Who was it who had to reverse their position and change their misinformation?

            Oh, it was/were the antis on the IOW, who had to change their title!

            More irony.

          • “PSR is proud to publish Fracking with “Forever Chemicals,” a report presenting previously unpublicized evidence that major oil and gas companies, including ExxonMobil and Chevron, have used per- and polyfluoroalkyl substances (PFAS), or substances that could degrade into PFAS, in hydraulic fracturing (“fracking”) for oil and gas in more than 1,200 wells in six U.S. states.”

            “Toxic in minuscule concentrations, these man-made chemicals accumulate inside the human body and do not break down in the environment – hence their nickname, “forever chemicals.” Various PFAS have been linked by the U.S. EPA to low infant birth weights, effects on the immune system, cancer, and hormone disruption.”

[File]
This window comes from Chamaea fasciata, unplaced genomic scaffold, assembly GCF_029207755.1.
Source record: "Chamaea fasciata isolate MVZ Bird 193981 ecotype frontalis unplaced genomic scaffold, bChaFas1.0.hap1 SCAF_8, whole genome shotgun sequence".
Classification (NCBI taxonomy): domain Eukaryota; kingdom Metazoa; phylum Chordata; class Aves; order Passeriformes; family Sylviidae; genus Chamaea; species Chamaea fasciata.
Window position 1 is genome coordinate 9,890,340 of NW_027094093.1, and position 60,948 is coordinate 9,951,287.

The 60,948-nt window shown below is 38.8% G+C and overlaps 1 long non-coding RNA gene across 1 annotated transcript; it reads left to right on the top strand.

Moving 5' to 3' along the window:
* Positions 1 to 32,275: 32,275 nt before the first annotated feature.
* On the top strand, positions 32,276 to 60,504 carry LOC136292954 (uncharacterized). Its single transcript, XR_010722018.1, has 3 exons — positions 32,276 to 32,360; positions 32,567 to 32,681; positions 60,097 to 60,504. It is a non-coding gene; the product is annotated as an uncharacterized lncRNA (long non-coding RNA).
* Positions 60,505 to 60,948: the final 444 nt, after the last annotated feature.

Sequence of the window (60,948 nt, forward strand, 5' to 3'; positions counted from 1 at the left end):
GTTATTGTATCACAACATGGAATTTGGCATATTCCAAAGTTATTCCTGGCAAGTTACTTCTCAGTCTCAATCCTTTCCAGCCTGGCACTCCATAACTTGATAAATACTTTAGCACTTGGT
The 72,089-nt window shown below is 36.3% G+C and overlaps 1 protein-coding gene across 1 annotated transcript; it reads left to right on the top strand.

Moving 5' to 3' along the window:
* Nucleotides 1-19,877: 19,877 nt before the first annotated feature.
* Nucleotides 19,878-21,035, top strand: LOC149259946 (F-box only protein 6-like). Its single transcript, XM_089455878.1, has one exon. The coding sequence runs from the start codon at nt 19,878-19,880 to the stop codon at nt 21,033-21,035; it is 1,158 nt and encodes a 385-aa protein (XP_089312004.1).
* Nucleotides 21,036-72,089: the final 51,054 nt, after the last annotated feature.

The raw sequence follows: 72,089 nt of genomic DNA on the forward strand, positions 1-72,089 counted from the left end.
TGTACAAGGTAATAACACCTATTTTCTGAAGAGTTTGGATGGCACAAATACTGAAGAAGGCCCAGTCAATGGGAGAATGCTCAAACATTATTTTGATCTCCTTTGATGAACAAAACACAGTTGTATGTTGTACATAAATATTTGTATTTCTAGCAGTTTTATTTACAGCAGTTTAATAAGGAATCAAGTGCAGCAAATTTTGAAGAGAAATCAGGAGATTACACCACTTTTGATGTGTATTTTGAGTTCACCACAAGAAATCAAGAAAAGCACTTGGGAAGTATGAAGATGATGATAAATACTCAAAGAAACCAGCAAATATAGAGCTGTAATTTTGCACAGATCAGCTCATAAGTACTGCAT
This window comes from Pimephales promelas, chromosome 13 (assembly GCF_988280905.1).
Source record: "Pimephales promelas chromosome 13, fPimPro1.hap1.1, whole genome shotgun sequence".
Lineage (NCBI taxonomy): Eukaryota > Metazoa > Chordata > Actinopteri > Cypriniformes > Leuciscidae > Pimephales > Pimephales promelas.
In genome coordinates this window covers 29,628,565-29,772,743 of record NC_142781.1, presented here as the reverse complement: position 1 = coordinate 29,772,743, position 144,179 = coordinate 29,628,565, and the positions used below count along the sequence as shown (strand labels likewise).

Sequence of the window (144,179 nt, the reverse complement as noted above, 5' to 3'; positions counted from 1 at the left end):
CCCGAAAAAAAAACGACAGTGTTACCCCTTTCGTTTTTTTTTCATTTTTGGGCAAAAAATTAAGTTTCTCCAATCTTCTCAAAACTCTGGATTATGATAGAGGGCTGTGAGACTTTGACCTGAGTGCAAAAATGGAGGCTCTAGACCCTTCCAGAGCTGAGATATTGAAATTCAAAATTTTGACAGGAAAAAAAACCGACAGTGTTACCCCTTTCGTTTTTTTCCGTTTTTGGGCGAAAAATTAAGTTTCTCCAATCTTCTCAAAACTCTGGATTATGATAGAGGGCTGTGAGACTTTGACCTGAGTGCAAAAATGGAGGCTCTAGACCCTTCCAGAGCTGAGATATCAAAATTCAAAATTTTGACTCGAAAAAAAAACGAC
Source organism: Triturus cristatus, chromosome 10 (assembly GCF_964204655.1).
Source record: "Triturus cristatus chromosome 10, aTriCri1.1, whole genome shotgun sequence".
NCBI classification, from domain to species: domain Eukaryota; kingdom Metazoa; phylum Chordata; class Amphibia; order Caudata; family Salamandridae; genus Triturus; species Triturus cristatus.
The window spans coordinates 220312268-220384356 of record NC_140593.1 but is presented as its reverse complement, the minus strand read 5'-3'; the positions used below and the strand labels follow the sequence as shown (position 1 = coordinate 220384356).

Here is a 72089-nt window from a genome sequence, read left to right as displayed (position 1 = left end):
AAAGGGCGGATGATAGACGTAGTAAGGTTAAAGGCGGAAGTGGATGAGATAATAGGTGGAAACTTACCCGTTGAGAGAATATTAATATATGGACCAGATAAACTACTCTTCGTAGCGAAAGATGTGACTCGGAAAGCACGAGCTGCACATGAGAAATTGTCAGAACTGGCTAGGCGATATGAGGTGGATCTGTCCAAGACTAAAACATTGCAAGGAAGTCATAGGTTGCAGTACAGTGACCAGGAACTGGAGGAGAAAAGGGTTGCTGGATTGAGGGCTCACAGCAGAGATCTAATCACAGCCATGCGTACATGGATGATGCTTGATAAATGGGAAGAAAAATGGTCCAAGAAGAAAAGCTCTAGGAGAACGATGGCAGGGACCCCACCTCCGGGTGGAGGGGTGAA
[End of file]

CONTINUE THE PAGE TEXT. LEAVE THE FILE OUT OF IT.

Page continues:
All in the .pdf papers and the video and more for you to look at Paul. The issue of the oil and gas industry appears to be that it injects the fluids, chemicals including PFA’s and similar PF’s in order to extract fluids. Inject – extract, all part of the same process, each action requires the other. Regardless of whether they are “key” words or not. More forbidden words?

            Also highlighted are the use of highly toxic polyfluoroalkyl substances (PFAS) in cosmetics, in chemical foam used in firefighting, non stick items, and in many other products and activities. The oil and gas industry use these PFA’s and their associated highly toxic “forever chemicals” for drilling and injecting into the ground where they decay and last “forever”. But that doesnt excuse the oil and gas industry from being equally responsible does it?